In fact, he might be seen as a stooge whose appointment is to have the back of government during the expected post-election legal battles. This means the government will not come out of this smelling of roses.
There is no set time to prosecute crime. But the timing of this one will always be suspect because it is so close to the national elections. The government cannot therefore escape the allegations of trying to influence and intimidate the judiciary.
As for Justice Onnoghen, the game is up. What he did was wrong and cannot be acceptable given his position. He is like the Caesar’s wife who must be above board. He should do the honourable thing and resign.
That will save the judiciary from further damage and stitch up some of its torn seams. It will also douse the unnecessary tension that is building up. Hiding behind technicalities and a battery of SANs, is like hiding behind a finger.
As for the 25 SANs that have coalesced to fight for the CJN, pro bono I assume, one can only conclude that they are merely defending their turf. But one can’t but wonder if our eminent lawyers are more interested in processes and technicalities that the truth.
Processes are important to curb arbitrariness, no doubt. But the purpose must be to serve the cause of justice and not to get criminals off the hook. Unfortunately, many of our eminent lawyers have become rich by perverting the cause of justice through technicalities.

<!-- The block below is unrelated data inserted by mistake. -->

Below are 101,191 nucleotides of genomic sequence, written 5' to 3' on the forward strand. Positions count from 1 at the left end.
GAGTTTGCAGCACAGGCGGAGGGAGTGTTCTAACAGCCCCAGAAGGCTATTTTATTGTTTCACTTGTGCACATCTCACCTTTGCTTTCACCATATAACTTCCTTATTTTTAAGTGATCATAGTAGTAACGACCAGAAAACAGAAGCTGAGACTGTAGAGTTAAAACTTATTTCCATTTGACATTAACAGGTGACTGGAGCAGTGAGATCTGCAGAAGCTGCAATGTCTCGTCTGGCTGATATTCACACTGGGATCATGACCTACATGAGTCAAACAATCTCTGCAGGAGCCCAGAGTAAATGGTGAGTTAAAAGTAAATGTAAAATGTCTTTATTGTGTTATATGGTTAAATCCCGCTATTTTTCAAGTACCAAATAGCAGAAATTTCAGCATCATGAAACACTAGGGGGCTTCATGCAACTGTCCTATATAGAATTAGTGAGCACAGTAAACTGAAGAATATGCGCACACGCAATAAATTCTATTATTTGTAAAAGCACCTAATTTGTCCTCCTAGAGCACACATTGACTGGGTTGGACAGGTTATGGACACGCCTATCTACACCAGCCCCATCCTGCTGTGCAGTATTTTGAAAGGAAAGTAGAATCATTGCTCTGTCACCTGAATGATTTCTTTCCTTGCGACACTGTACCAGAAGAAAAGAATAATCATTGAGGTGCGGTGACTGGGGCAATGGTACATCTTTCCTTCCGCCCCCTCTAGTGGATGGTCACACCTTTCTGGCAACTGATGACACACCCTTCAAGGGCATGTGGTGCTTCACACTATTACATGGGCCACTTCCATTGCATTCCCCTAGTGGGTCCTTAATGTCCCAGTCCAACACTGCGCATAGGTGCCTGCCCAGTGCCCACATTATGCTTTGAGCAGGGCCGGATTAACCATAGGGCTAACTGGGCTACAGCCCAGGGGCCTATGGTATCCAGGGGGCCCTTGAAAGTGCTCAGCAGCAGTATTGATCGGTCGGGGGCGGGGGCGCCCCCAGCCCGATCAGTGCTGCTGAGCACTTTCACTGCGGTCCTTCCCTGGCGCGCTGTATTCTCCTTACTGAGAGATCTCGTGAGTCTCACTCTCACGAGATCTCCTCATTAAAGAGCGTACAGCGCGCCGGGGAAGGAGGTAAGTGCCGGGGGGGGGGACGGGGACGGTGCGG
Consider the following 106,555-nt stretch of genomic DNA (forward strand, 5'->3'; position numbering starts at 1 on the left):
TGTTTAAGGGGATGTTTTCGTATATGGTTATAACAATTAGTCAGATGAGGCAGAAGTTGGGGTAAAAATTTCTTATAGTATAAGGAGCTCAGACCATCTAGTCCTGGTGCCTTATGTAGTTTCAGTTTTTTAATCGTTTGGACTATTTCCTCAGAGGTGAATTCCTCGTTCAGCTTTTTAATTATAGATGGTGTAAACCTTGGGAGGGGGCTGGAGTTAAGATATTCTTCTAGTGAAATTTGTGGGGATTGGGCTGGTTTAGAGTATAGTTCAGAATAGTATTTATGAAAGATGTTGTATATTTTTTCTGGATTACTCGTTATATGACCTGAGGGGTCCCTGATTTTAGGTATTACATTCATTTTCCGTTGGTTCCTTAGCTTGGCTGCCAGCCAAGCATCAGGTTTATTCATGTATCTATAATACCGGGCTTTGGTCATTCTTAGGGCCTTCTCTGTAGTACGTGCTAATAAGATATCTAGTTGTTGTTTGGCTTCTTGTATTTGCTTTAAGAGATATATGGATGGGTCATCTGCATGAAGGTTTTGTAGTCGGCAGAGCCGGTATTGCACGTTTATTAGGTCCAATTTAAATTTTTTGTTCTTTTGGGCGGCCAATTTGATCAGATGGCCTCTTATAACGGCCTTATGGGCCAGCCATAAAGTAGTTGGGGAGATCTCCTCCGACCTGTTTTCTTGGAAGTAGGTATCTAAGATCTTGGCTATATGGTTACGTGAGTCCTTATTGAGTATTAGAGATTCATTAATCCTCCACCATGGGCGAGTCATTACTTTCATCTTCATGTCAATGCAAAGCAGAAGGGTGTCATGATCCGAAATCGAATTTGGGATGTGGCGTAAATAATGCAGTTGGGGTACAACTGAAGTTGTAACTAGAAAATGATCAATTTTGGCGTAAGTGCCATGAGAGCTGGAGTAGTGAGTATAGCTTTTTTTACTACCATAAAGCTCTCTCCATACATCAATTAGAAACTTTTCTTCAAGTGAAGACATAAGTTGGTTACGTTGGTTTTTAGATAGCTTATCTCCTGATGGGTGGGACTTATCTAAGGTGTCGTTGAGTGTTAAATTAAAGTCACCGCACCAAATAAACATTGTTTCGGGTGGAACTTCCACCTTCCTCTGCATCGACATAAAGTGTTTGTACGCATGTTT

Especially for the rich. I don’t see them show this much sympathy when the poor become victims of our criminal justice system. It is an eloquent statement on the direction of our moral compass.
But the most ludicrous for me is the reaction of the South-South Governors who voiced out an unconditional support without any consideration for the weight of the offense. It is unconscionable for elected governors to advice the chief law officer of the country to shun court summons.
Besides, Onnoghen is the Chief Justice of Nigeria, not of his State of birth. His offense is not on behalf of his zone. The hidden assets are in his name. South-South leaders really must stop defending their sons and daughters whenever they are alleged to have corruptly abused their positions. It has happened once too often.
I know my father would not have supported me as a child if I brought home stolen goods. That has helped shaped my attitude to crime till today. Crime will continue to flourish for as long as our ‘elders’ regard purloined commonwealth from regional or sectional perspectives.
All this heat could have been avoided if our leader could just ‘grow up’ and learn to look at the bigger picture always. We want strong institutions but the presidency sometimes undermines other arms of government as if they are inferior to it.
On the other hand, those who aspire to the presidency are busy denigrating the office they are angling for. What happened this week is a lose-lose situation for the country at the end of the day. It shows our lack of commitment to nation building, to strong institutions and to probity. Neither the accuser nor the accused nor the defenders on both sides put the long term interests of the nation first.
We need the judiciary to be strong and virile. The Executive must recognise that. But for the judiciary to perform the role for which the constitution has prepared it, its leaders must be above board.